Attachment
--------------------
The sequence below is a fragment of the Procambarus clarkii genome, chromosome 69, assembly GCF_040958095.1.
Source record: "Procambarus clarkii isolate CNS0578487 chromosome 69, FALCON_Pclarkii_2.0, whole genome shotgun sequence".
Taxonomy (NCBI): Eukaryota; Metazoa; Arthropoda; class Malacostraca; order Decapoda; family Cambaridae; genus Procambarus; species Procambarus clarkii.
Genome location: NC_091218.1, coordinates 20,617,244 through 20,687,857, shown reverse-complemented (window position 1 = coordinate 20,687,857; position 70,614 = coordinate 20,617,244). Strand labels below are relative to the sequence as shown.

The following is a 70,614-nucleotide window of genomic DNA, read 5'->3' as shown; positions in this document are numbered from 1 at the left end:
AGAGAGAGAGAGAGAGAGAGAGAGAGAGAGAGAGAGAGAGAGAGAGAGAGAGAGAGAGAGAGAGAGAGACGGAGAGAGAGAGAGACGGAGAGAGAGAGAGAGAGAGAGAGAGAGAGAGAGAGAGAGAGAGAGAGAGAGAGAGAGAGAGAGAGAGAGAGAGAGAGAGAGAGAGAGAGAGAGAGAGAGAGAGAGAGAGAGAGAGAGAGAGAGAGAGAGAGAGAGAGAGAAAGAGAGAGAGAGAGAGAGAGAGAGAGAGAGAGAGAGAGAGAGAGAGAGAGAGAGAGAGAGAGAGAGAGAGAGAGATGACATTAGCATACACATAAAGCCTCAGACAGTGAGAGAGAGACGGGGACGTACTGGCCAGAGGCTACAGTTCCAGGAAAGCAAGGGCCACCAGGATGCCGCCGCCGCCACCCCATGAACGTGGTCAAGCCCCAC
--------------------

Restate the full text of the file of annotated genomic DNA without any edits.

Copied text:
The sequence below is a fragment of the Procambarus clarkii genome, chromosome 69, assembly GCF_040958095.1.
Source record: "Procambarus clarkii isolate CNS0578487 chromosome 69, FALCON_Pclarkii_2.0, whole genome shotgun sequence".
Taxonomy (NCBI): Eukaryota; Metazoa; Arthropoda; class Malacostraca; order Decapoda; family Cambaridae; genus Procambarus; species Procambarus clarkii.
Genome location: NC_091218.1, coordinates 20,617,244 through 20,687,857, shown reverse-complemented (window position 1 = coordinate 20,687,857; position 70,614 = coordinate 20,617,244). Strand labels below are relative to the sequence as shown.

The following is a 70,614-nucleotide window of genomic DNA, read 5'->3' as shown; positions in this document are numbered from 1 at the left end:
AGAGAGAGAGAGAGAGAGAGAGAGAGAGAGAGAGAGAGAGAGAGAGAGAGAGAGAGAGAGAGAGAGAGACGGAGAGAGAGAGAGACGGAGAGAGAGAGAGAGAGAGAGAGAGAGAGAGAGAGAGAGAGAGAGAGAGAGAGAGAGAGAGAGAGAGAGAGAGAGAGAGAGAGAGAGAGAGAGAGAGAGAGAGAGAGAGAGAGAGAGAGAGAGAGAGAGAGAGAGAGAGAAAGAGAGAGAGAGAGAGAGAGAGAGAGAGAGAGAGAGAGAGAGAGAGAGAGAGAGAGAGAGAGAGAGAGAGAGAGATGACATTAGCATACACATAAAGCCTCAGACAGTGAGAGAGAGACGGGGACGTACTGGCCAGAGGCTACAGTTCCAGGAAAGCAAGGGCCACCAGGATGCCGCCGCCGCCACCCCATGAACGTGGTCAAGCCCCAC